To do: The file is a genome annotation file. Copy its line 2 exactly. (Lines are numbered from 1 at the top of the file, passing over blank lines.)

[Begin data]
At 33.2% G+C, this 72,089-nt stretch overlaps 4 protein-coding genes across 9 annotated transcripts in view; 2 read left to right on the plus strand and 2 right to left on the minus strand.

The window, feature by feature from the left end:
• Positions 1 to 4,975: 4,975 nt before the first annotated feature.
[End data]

The window, feature by feature from the left end: